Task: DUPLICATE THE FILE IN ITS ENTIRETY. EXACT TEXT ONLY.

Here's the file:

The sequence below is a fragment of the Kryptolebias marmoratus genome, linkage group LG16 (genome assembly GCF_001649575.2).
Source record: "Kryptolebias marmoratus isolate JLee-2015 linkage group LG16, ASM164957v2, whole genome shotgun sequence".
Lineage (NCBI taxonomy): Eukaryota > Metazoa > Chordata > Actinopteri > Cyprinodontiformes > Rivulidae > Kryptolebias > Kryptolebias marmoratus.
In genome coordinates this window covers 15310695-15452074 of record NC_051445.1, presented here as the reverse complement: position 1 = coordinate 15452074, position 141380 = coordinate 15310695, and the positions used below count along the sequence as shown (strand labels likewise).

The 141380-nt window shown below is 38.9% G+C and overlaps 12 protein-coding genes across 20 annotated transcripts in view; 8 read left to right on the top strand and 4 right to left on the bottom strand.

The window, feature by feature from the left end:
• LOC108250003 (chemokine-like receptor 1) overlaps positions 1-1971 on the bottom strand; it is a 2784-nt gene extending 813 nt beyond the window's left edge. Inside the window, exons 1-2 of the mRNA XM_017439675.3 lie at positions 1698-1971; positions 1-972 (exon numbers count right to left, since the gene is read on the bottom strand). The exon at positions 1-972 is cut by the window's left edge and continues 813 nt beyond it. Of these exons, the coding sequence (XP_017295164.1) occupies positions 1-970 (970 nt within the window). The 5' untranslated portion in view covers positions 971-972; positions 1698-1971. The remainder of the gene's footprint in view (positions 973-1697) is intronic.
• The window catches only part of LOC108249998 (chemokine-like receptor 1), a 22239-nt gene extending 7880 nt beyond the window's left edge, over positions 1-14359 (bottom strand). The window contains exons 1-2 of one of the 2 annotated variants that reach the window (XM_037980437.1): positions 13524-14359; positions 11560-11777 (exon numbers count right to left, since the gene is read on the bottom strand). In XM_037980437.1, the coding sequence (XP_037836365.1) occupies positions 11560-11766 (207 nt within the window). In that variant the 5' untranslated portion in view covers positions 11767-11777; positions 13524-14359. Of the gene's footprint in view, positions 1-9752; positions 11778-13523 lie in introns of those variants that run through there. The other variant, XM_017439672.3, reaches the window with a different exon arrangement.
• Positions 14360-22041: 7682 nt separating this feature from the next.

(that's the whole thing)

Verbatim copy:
The sequence below is a fragment of the Kryptolebias marmoratus genome, linkage group LG16 (genome assembly GCF_001649575.2).
Source record: "Kryptolebias marmoratus isolate JLee-2015 linkage group LG16, ASM164957v2, whole genome shotgun sequence".
Lineage (NCBI taxonomy): Eukaryota > Metazoa > Chordata > Actinopteri > Cyprinodontiformes > Rivulidae > Kryptolebias > Kryptolebias marmoratus.
In genome coordinates this window covers 15310695-15452074 of record NC_051445.1, presented here as the reverse complement: position 1 = coordinate 15452074, position 141380 = coordinate 15310695, and the positions used below count along the sequence as shown (strand labels likewise).

The 141380-nt window shown below is 38.9% G+C and overlaps 12 protein-coding genes across 20 annotated transcripts in view; 8 read left to right on the top strand and 4 right to left on the bottom strand.

The window, feature by feature from the left end:
• LOC108250003 (chemokine-like receptor 1) overlaps positions 1-1971 on the bottom strand; it is a 2784-nt gene extending 813 nt beyond the window's left edge. Inside the window, exons 1-2 of the mRNA XM_017439675.3 lie at positions 1698-1971; positions 1-972 (exon numbers count right to left, since the gene is read on the bottom strand). The exon at positions 1-972 is cut by the window's left edge and continues 813 nt beyond it. Of these exons, the coding sequence (XP_017295164.1) occupies positions 1-970 (970 nt within the window). The 5' untranslated portion in view covers positions 971-972; positions 1698-1971. The remainder of the gene's footprint in view (positions 973-1697) is intronic.
• The window catches only part of LOC108249998 (chemokine-like receptor 1), a 22239-nt gene extending 7880 nt beyond the window's left edge, over positions 1-14359 (bottom strand). The window contains exons 1-2 of one of the 2 annotated variants that reach the window (XM_037980437.1): positions 13524-14359; positions 11560-11777 (exon numbers count right to left, since the gene is read on the bottom strand). In XM_037980437.1, the coding sequence (XP_037836365.1) occupies positions 11560-11766 (207 nt within the window). In that variant the 5' untranslated portion in view covers positions 11767-11777; positions 13524-14359. Of the gene's footprint in view, positions 1-9752; positions 11778-13523 lie in introns of those variants that run through there. The other variant, XM_017439672.3, reaches the window with a different exon arrangement.
• Positions 14360-22041: 7682 nt separating this feature from the next.